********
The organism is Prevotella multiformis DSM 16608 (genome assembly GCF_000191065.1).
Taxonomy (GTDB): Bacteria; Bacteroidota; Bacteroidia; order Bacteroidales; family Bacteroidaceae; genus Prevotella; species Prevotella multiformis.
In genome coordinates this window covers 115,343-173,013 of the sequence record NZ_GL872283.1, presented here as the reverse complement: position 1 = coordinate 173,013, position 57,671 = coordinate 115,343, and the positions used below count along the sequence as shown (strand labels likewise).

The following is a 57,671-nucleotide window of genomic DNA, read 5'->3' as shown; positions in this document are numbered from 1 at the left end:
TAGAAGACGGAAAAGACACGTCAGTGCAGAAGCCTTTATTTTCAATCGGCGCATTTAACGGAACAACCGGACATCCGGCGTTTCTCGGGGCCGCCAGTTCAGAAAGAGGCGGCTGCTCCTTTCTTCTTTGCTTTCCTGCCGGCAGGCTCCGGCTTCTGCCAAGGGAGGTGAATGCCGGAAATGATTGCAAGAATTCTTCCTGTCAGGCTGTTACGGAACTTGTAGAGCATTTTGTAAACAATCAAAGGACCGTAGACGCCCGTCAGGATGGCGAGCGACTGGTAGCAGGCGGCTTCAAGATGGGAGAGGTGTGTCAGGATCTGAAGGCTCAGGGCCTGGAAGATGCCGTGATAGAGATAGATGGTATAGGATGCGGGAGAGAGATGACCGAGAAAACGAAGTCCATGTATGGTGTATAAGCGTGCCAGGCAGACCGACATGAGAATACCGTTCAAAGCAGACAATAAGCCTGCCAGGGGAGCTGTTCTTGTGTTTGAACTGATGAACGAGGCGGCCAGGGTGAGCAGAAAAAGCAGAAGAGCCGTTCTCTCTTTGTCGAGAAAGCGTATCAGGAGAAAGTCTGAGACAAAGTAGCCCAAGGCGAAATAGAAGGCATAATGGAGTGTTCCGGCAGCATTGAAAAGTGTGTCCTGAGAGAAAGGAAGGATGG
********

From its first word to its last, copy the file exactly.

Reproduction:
The organism is Prevotella multiformis DSM 16608 (genome assembly GCF_000191065.1).
Taxonomy (GTDB): Bacteria; Bacteroidota; Bacteroidia; order Bacteroidales; family Bacteroidaceae; genus Prevotella; species Prevotella multiformis.
In genome coordinates this window covers 115,343-173,013 of the sequence record NZ_GL872283.1, presented here as the reverse complement: position 1 = coordinate 173,013, position 57,671 = coordinate 115,343, and the positions used below count along the sequence as shown (strand labels likewise).

The following is a 57,671-nucleotide window of genomic DNA, read 5'->3' as shown; positions in this document are numbered from 1 at the left end:
TAGAAGACGGAAAAGACACGTCAGTGCAGAAGCCTTTATTTTCAATCGGCGCATTTAACGGAACAACCGGACATCCGGCGTTTCTCGGGGCCGCCAGTTCAGAAAGAGGCGGCTGCTCCTTTCTTCTTTGCTTTCCTGCCGGCAGGCTCCGGCTTCTGCCAAGGGAGGTGAATGCCGGAAATGATTGCAAGAATTCTTCCTGTCAGGCTGTTACGGAACTTGTAGAGCATTTTGTAAACAATCAAAGGACCGTAGACGCCCGTCAGGATGGCGAGCGACTGGTAGCAGGCGGCTTCAAGATGGGAGAGGTGTGTCAGGATCTGAAGGCTCAGGGCCTGGAAGATGCCGTGATAGAGATAGATGGTATAGGATGCGGGAGAGAGATGACCGAGAAAACGAAGTCCATGTATGGTGTATAAGCGTGCCAGGCAGACCGACATGAGAATACCGTTCAAAGCAGACAATAAGCCTGCCAGGGGAGCTGTTCTTGTGTTTGAACTGATGAACGAGGCGGCCAGGGTGAGCAGAAAAAGCAGAAGAGCCGTTCTCTCTTTGTCGAGAAAGCGTATCAGGAGAAAGTCTGAGACAAAGTAGCCCAAGGCGAAATAGAAGGCATAATGGAGTGTTCCGGCAGCATTGAAAAGTGTGTCCTGAGAGAAAGGAAGGATGG